Winter Park / Live Music: Hunker Down " Fans are family to down-home musicians
Sky-Hi Daily News
After a brief hiatus to work on new material for a new album, the down-to-earth, hard-driving bluegrass band Hunker Down is back playing before Grand County fans.
“We all love this place and know how cool it is to be a musician in Grand County,” said Andy Straus, mandolin player for the band. “It’s where other musicians, venues, and fans and friends are like family.”
Members who make up the core of the band include Straus, Greg Travis, Bobby Krech, Matty Brown and Branon Barrett; and many others have been known to sit in for a song or two. This can be said for local musician Yaniv Salzberg, long-time on again, off again member of the band who plays bass for the band and will be joining Hunker Down for the show on Saturday.
Travis, who is called the heart and soul of the band, plays washboard and drums for the group. Krech, who is also an expert luthier (builds and works on instruments), is said to bring Hunker Down’s sound to another level with his fiddle style, original tunes, and “blazing licks.” He grew up in a Arizona with a family of musicians to encourage him, and played with bands the Jambusters and Raised on Rhubarb before becoming a key member of Hunker Down.
Brown, a founding member of the Slightly Stewed String Band, is a strong songwriter behind Hunker Down’s creative originals and plays guitar for the group. A big influence for him is Ron Curran, teacher and mentor who taught him and Straus a lot of the history of certain songs and instruments.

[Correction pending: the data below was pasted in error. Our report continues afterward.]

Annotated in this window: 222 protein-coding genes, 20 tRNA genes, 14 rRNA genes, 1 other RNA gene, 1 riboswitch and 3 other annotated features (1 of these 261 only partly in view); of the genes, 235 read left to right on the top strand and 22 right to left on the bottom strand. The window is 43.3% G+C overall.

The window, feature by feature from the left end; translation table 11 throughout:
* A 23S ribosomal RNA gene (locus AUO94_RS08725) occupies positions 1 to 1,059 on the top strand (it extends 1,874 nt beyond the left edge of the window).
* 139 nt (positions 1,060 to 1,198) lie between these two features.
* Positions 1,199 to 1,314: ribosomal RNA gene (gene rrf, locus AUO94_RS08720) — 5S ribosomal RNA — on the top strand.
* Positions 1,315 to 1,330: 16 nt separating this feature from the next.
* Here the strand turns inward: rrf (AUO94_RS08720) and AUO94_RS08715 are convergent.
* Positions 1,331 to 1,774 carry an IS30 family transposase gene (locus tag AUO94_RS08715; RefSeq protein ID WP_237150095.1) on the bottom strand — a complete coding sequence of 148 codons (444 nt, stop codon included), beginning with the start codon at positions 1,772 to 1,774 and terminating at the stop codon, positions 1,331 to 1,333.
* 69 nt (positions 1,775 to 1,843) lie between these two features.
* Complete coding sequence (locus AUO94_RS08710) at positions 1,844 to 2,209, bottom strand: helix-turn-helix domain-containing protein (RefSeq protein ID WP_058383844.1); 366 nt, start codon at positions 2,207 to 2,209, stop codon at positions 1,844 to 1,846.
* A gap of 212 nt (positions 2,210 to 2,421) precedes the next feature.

Another former member of the Slightly Stewed String Band, Straus lends not only his mandolin playing, but energy to each performance. His studies of music in Ghana, India and Brazil and of ethnomusicology at Miami University have helped him become a voice for “the old-timey repertoire.” “Some haven’t heard anything like it,” he said. “Others might know more of the history and like our interpretations.”
Barrett, who joined Hunker Down at least a year ago playing banjo, hails from Alabama and Chicago (where he played the blues with Vida Blues). He said his world was turned upside down after he heard Leftover Salmon and Marc Van on banjo and he immediately began to learn the banjo and the bluegrass style.
It is no surprise that Straus, too, has been appreciating the sounds of Vince Herman (of Leftover Salmon and Great American Taxi) for quite some time and had “always dreamed of playing with him.”
Straus, whose dream has come true many time in these last few years, said it has been really cool to hang out with Herman.
“I love Vince’s energy and ability to make people have fun,” he said.
Together, Hunker Down’s signature sound is a “spicy blend” of bluegrass and acoustic rock they call “stewed rompgrass” and fans have come to know the band for its high-energy shows. The “stewed” part, Straus explained, comes from his and Brown’s band The Slightly Stewed String Band.
“And, like any good stew, we had a great mix of guys that had studied all over the world and created a unique musical flavor. Either that or it was because we love our whiskey,” he said.
He also said people have such a “romping good time” listening to Hunker Down that their bodies are sore from dancing for days after a show. “So, sometimes its stewedgrass, sometimes rompgrass, sometimes bluegrass, and sometimes boozegrass.”
Although they joke that their influences include “peer pressure and parents” on their MySpace page, Straus said their “biggest influences are probably each other because we’re into so many different types of music, and we’ve also traveled a lot and a lot of us are multi-lingual and we’re drawn to American roots … old bluegrass songs are kind of something that can bring us all together in a common influence. We really love Irish music and blues … and it’s kind of funny because the instrumentation we use is in a bluegrass genre but we try to extend from that so our music isn’t reflected strictly from our instrumentation.”
With many new songs not yet recorded the band overdue for another album, but Straus promises audience members can expect to enjoy classic favorites such as “Beer and Snow” at the show. And, as a special feature, the band has confirmed it will be opening for Great American Taxi Wednesday at the Winter Park Pub.
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